But, what happens if there's a small hiccup in that rescue. What if the boat steaming to pick him up has its propeller break? What if the crane pulling him up locks up? What if the crew struggles to pull him onboard?
Wilson, our castaway friend, would still be happy, but I suspect another emotion might creep in. I bet a tinge of impatience, if not outright frustration, might leak into his brain. He'd feel ashamed about it, but that doesn't stop him from yelling out, "Just get me on the boat, already!"
Astros fans and Wilson have a lot in common. Instead of a sweeping, impossible ocean, Astros fans have 324 losses over the past three season to drift upon hopelessly. Instead of slowly growing crazy due to a lack of water and possible heat stroke, Astros fans had the Ed Wade Era. Instead of the relenting elements bearing down upon them, Astros fans had Carlos Lee.
You can see that happening in real time this season. Fans get more and more frustrated with failings like J.D. Martinez and Aiken. They want to be good and any bumps in the road drive them crazy. That was to be expected.
There's still room to doubt whether this Astros front office can win consistently. It's silly to suggest Jeff Luhnow has failed as a GM because he can't build a bullpen, when he's layered talent all through the organization. But, criticizing the Astros for the failed negotiations with Aiken this summer is entirely reasoanble.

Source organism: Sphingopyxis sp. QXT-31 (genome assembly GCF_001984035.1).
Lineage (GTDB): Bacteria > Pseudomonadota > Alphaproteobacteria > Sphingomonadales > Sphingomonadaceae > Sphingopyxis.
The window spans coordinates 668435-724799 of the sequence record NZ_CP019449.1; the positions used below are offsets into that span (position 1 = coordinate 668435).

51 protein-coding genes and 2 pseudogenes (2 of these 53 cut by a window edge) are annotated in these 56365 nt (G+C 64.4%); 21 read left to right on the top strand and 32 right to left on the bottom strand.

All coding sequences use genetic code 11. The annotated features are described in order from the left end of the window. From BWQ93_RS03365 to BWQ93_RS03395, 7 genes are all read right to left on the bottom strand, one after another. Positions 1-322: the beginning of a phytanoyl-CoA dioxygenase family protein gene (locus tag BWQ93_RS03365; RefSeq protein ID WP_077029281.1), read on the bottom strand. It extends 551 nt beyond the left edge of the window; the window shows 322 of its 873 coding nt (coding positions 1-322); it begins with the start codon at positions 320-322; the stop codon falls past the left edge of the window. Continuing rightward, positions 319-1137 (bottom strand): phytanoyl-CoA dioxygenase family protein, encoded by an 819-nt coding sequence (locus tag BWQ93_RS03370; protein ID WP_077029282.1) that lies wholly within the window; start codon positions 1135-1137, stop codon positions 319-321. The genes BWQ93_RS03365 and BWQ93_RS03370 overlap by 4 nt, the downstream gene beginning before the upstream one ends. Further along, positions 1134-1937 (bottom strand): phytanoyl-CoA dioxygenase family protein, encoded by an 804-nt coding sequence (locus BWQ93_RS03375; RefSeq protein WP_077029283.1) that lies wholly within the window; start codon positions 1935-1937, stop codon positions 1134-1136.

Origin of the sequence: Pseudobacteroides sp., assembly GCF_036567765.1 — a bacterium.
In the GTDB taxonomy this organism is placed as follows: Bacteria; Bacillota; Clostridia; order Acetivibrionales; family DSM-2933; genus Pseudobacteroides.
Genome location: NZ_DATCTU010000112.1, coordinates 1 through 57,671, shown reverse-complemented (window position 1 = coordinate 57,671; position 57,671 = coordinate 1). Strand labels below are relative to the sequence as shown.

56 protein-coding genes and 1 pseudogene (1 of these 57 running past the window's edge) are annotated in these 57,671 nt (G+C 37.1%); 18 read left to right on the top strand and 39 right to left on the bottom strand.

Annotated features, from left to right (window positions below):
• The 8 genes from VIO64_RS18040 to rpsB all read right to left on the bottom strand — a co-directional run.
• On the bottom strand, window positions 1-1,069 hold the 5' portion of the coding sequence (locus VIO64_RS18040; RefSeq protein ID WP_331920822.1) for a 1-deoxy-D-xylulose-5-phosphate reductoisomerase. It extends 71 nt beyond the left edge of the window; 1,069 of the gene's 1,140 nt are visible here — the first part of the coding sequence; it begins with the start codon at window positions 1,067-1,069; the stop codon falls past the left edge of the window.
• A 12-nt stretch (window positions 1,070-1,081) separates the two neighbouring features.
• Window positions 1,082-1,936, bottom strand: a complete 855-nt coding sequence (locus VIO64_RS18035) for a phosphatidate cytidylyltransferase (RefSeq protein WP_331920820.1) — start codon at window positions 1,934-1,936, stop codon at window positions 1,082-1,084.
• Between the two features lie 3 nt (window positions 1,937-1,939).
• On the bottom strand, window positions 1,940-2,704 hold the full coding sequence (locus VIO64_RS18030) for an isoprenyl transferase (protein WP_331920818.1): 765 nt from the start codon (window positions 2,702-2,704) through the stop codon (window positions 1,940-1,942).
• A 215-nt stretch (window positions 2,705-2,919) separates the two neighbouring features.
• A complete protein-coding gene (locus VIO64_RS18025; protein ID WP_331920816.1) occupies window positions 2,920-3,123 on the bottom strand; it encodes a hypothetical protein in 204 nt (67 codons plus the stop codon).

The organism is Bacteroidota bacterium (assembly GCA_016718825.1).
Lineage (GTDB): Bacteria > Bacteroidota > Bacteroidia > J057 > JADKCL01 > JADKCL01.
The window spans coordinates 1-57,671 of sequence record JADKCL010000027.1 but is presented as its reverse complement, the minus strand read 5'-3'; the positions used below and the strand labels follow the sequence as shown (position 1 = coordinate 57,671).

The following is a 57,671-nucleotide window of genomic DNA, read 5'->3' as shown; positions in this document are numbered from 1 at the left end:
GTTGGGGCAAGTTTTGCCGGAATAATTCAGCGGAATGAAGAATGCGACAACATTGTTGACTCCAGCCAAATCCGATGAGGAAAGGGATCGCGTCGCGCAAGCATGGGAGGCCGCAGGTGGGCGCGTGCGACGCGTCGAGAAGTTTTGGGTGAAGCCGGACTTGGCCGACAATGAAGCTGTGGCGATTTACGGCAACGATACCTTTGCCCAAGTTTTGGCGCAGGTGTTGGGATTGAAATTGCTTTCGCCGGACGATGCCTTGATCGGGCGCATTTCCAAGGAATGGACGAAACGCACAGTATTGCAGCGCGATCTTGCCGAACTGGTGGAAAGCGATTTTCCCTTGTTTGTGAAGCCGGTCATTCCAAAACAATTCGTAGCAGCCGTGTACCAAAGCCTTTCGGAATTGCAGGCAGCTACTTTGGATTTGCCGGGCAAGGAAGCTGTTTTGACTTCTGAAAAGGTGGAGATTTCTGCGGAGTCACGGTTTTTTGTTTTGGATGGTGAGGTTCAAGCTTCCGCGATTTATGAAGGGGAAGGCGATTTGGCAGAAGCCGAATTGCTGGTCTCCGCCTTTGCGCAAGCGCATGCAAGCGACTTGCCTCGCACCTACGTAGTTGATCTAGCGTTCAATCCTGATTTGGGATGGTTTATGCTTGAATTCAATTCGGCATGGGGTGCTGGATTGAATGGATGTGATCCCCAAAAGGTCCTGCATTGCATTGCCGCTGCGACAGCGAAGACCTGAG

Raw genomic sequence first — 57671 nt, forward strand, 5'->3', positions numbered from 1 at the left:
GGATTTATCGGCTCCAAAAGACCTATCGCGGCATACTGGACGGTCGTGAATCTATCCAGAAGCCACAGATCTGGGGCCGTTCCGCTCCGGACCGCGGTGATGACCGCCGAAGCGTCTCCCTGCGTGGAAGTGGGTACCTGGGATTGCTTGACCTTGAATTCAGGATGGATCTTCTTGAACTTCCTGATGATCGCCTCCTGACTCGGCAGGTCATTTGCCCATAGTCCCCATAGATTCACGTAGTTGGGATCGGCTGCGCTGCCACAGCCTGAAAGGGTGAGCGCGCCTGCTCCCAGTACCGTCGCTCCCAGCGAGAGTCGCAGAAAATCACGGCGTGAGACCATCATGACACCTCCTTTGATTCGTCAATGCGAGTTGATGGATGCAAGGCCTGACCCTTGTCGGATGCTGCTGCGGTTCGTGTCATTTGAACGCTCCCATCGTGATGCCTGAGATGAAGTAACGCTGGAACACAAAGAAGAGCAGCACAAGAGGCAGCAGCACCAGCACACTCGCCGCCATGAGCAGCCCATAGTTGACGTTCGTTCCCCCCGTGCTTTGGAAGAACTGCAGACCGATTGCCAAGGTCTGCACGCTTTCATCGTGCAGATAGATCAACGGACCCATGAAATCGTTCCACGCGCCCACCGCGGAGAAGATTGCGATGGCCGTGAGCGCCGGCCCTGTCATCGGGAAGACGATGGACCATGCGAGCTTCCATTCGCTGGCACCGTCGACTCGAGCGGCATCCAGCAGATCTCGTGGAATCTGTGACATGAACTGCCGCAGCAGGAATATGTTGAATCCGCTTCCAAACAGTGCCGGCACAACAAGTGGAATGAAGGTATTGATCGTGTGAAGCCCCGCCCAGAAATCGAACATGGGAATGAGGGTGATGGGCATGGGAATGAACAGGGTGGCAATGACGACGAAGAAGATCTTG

Do you knock Luhnow for hiring Porter and hitting eject so quickly, for making a bad call in his first managerial hire? Or do you credit him for ending the relationship quickly, before it became more damaging for the organization?
Do you criticize Luhnow for holding onto Lucas Harrell too long or give him credit for sticking with Carter?
Credit: USA TODAY Sports
All we know is that Luhnow had not been a GM before taking this job. He's been in front offices, but never been in charge. There's a learning curve. Not every situation can be treated the same way. Dealing with Carlos Correa may not work out like Brady Aiken. Losing the top pick in the draft isn't okay, but if Aiken's medical issue crops up in two years and he never pans out, Luhnow will look like a prescient genius. He may still look like a jerk, but he'll be vindicated.
Once again, this season has been about learning. Saddled with a team that probably had no realistic shot at an even record, the Astros had to learn what they had in Porter, in the rookies like Singleton, McHugh, Springer, Jonathan Villar. They also need to learn from the mistakes and not make them in the future.
Ultimately, the Astros are better. They have more talent, more honest-to-god major leaguers. The thing this year hasn't told us is whether Jeff Luhnow and his front office are unfit to do their job or whether they will lead the Astros to the promised land. Right now, their future lies somewhere in between.